Please know that this is a work in progress. Like in all things coffee-related, it's gonna take a collective effort to put together a list, a "code of conduct" that baristas can agree with, but let's call this a start. Please be free with your feedback, and with your ideas about what should be added to this list. Hopefully, this won't need to be too long a list though, eh?

I'll start out with one that I was guilty of recently:

Rule 1: Don't besmirch other coffee companies or baristas.

I'll share my story. I was on another discussion board (not coffee-focused) just a few months ago, and someone recommended that I go to a particular roaster/retailer for barista training. I immediately took offense at this, especially thinking back to just a year prior, when I was in one of this same roaster/retailer's shops and saw (and consumed) what was an utter lack of barista training. On that discussion board, I responded with something like, "Well, to be honest, that company doesn't really get much respect within the specialty coffee industry."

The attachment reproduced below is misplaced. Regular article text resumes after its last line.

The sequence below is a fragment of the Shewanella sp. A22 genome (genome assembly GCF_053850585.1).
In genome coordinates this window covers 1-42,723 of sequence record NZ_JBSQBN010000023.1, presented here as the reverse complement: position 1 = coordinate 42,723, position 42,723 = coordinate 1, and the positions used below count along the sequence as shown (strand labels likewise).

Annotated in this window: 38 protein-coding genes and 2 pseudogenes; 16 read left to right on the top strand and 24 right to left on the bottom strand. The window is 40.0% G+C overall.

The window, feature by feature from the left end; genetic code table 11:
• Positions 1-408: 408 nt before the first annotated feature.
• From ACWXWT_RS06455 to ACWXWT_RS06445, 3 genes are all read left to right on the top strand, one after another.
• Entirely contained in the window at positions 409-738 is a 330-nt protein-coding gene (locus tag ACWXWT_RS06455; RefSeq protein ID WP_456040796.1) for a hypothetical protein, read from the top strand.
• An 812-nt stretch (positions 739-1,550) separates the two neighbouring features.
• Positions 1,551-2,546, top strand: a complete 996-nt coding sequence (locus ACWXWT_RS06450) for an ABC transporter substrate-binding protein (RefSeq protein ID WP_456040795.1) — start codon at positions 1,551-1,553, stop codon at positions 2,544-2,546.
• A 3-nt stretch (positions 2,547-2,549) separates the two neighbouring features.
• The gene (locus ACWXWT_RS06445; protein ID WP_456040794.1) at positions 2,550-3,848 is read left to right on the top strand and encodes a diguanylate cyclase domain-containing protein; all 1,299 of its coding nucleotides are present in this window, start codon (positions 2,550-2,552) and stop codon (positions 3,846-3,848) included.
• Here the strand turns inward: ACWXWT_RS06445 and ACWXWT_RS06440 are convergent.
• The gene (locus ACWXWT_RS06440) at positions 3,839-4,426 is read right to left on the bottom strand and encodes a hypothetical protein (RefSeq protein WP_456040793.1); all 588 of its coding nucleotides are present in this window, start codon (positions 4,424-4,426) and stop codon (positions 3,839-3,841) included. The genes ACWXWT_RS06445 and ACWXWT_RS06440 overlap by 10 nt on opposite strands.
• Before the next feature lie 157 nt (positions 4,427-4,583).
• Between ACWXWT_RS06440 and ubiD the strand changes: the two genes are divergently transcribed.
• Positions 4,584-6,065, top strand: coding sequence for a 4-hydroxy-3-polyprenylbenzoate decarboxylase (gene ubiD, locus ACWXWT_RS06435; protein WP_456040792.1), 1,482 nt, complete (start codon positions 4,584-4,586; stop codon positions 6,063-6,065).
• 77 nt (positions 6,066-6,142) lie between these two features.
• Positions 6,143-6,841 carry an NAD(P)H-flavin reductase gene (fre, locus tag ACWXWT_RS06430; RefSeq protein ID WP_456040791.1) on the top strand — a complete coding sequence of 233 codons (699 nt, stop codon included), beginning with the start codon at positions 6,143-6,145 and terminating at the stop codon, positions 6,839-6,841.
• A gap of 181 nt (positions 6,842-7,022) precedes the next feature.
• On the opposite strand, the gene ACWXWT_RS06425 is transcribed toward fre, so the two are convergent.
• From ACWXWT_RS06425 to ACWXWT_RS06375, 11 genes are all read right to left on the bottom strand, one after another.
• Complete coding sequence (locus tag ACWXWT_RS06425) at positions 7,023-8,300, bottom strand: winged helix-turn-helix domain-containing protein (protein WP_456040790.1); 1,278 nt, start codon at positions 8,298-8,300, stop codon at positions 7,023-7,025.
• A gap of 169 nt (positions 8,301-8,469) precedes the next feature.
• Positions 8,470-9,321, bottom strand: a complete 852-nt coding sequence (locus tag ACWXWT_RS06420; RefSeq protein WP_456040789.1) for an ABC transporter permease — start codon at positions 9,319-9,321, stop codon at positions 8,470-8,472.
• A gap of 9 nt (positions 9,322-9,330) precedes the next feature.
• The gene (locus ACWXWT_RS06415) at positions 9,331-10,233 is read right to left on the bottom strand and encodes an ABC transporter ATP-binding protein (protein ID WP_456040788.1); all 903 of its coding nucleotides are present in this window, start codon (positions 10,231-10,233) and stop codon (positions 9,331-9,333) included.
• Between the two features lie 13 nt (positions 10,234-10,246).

What followed frankly caught me off guard. I was lambasted as being a shill for my business and told that I was being very offensive because this roaster is very successful and has a great reputation in its chosen market. A conversation with one of the people active in that discussion board further drove the point home: In a public forum, I insulted not only the roaster in question, but everyone who buys and loves their coffee.

At the time, I was puzzled. EVERYONE on the Internet talks crap about everything, don't they? Isn't part of the discussion always gonna be criticism and critique?

Perhaps. But not among professionals.

Dictionary.com says:

 1 To stain; sully: a reputation that was besmirched by slander.
 2 To make dirty; soil.

I've learned my lesson. Frankly, I never thought of myself as having such standing in the culinary or coffee community that anyone would care what I wrote on some discussion board out there in cyberspace. Either way, I was wrong.

Don't besmirch other coffee companies or other baristas. It is simply unprofessional. It only serves to cause divisiveness in our coffee community, when what we need is unity. If someone in earshot happens to love that coffee you just said sucks, it either makes them feel dumb, or it makes YOU look dumb. Don't ever assume that your words won't ever hurt the coffee company in question.